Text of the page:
CBC Digital Archives CBC butterfly logo

CBC Archives has a new look: Please go to cbc.ca/archives to access the new site.

The page you are looking at will not be updated.

Signs of the times in Quebec

The Story


The sign issue under Bill 101 continues to get folks hot under the collar. Over an intimate dinner, four prominent Quebec journalists discuss the politics of bilingual signs. Anglophone journalist Nick Auf der Maur, a columnist for the Montreal Daily News, tells CBC's Terence McKenna that the fuss over signs is largely symbolic. "Whether it's a haberdasher in English or a couturier in French, does it really change anything significantly what the hell a sign says?" Auf der Maur is backed by William Johnson, a columnist for the Montreal Gazette. But Lysiane Gagnon of La Presse and Jean V. Dufresne of Le Devoir say some restriction of English is necessary. Gagnon points out that since Quebec is the only French-speaking society in North America, its language and culture need protection. The discussion comes on the eve of the long-awaited Supreme Court decision regarding signs under Bill 101.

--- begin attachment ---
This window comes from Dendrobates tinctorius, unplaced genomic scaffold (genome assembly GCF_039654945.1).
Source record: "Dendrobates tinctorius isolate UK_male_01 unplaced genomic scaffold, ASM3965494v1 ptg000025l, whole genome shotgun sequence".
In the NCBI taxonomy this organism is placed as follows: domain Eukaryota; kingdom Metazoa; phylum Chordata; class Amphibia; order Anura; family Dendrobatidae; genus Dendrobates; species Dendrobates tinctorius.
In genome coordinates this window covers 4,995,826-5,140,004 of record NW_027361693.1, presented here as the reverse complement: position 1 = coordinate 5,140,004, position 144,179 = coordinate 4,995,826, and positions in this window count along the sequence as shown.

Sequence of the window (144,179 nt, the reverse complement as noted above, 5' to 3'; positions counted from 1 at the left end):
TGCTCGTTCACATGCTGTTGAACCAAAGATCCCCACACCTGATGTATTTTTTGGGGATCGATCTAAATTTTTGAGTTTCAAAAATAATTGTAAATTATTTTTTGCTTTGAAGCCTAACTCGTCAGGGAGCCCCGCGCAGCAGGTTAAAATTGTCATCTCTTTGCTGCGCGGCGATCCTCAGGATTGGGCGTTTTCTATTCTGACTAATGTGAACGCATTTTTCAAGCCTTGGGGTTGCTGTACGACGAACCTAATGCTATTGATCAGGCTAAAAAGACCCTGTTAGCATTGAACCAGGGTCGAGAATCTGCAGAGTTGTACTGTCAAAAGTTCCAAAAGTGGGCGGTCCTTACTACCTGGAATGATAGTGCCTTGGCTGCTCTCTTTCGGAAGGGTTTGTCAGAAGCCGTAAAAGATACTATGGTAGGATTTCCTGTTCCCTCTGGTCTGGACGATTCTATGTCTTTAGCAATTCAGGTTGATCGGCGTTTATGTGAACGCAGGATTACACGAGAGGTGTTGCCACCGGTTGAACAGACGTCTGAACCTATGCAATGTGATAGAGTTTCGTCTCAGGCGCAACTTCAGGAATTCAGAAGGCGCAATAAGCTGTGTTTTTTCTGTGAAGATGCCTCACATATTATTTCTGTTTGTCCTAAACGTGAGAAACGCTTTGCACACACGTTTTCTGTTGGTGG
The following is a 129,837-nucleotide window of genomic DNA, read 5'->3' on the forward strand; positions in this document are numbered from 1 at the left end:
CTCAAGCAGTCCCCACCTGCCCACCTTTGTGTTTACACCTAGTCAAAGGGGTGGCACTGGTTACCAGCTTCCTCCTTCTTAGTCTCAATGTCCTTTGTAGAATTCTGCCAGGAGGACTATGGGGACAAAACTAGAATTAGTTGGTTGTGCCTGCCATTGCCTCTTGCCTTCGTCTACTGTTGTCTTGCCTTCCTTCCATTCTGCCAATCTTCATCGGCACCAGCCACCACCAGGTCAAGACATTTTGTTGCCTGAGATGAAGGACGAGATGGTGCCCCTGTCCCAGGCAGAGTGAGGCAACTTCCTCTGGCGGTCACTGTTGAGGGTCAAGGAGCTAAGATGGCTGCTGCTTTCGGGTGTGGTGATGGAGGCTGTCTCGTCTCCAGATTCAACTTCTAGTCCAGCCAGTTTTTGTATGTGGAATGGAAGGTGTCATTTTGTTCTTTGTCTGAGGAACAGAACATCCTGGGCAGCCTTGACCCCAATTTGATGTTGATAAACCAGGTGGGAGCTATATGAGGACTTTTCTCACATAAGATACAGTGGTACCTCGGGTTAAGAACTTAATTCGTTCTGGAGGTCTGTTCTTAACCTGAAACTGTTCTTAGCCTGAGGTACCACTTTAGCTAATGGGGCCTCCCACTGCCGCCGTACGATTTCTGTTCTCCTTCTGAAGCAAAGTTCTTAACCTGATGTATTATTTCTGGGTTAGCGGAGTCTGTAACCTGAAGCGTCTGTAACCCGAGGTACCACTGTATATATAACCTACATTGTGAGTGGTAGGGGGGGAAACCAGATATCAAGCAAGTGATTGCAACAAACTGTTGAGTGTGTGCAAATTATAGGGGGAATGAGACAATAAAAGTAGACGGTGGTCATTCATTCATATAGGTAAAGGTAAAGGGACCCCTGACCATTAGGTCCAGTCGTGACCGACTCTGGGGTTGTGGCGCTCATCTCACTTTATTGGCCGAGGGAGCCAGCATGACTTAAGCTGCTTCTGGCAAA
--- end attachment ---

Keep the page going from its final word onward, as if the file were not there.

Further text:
Medium: Television
Program: The Journal
Broadcast Date: Dec. 12, 1988
Guest(s): Nick Auf der Maur, Jean V. Dufresne, Lysiane Gagnon, William Johnson
Reporter: Terence McKenna
Duration: 9:26

Did You know?


• The sign debate was rekindled when Hans Marotte hung a pro Bill 101 flag over the cross atop Mount Royal. The sign which read "101" was removed after a young anglophone firefighter volunteered to take it down.
• Lysiane Gagnon, now a columnist for the Globe and Mail, was a vocal critic of Mordecai Richler's article in the New Yorker which was an except from his book Oh Canada! Oh Quebec! Gagnon wrote that Mordecai's article had been nasty, erroneous and sloppy.


More

Fighting Words: Bill 101 more